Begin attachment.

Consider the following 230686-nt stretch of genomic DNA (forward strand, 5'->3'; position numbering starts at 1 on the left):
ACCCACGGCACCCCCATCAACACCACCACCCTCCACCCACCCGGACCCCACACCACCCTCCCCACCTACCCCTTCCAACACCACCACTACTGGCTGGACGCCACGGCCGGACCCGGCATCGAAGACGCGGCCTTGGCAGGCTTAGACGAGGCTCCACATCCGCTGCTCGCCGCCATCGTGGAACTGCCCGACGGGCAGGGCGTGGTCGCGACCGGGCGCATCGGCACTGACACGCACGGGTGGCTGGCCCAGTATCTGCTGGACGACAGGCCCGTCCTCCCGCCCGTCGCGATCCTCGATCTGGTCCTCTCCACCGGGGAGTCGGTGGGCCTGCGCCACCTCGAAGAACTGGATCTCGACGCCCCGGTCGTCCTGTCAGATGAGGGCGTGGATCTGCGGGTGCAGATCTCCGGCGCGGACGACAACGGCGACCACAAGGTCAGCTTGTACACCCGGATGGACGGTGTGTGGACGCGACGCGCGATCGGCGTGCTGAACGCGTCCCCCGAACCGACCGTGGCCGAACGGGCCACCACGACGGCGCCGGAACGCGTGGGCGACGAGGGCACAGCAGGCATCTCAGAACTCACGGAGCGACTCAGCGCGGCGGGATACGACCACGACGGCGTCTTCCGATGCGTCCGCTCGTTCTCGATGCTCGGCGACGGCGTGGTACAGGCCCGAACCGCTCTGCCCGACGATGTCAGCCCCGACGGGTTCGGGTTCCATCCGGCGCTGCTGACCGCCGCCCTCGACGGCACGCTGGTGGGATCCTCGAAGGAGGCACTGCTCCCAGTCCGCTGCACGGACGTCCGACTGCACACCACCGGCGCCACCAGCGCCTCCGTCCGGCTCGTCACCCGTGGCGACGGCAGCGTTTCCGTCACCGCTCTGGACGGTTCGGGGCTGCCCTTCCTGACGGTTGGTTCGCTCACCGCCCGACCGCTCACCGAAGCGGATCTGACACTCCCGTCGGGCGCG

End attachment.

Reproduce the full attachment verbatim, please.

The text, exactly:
Consider the following 230686-nt stretch of genomic DNA (forward strand, 5'->3'; position numbering starts at 1 on the left):
ACCCACGGCACCCCCATCAACACCACCACCCTCCACCCACCCGGACCCCACACCACCCTCCCCACCTACCCCTTCCAACACCACCACTACTGGCTGGACGCCACGGCCGGACCCGGCATCGAAGACGCGGCCTTGGCAGGCTTAGACGAGGCTCCACATCCGCTGCTCGCCGCCATCGTGGAACTGCCCGACGGGCAGGGCGTGGTCGCGACCGGGCGCATCGGCACTGACACGCACGGGTGGCTGGCCCAGTATCTGCTGGACGACAGGCCCGTCCTCCCGCCCGTCGCGATCCTCGATCTGGTCCTCTCCACCGGGGAGTCGGTGGGCCTGCGCCACCTCGAAGAACTGGATCTCGACGCCCCGGTCGTCCTGTCAGATGAGGGCGTGGATCTGCGGGTGCAGATCTCCGGCGCGGACGACAACGGCGACCACAAGGTCAGCTTGTACACCCGGATGGACGGTGTGTGGACGCGACGCGCGATCGGCGTGCTGAACGCGTCCCCCGAACCGACCGTGGCCGAACGGGCCACCACGACGGCGCCGGAACGCGTGGGCGACGAGGGCACAGCAGGCATCTCAGAACTCACGGAGCGACTCAGCGCGGCGGGATACGACCACGACGGCGTCTTCCGATGCGTCCGCTCGTTCTCGATGCTCGGCGACGGCGTGGTACAGGCCCGAACCGCTCTGCCCGACGATGTCAGCCCCGACGGGTTCGGGTTCCATCCGGCGCTGCTGACCGCCGCCCTCGACGGCACGCTGGTGGGATCCTCGAAGGAGGCACTGCTCCCAGTCCGCTGCACGGACGTCCGACTGCACACCACCGGCGCCACCAGCGCCTCCGTCCGGCTCGTCACCCGTGGCGACGGCAGCGTTTCCGTCACCGCTCTGGACGGTTCGGGGCTGCCCTTCCTGACGGTTGGTTCGCTCACCGCCCGACCGCTCACCGAAGCGGATCTGACACTCCCGTCGGGCGCG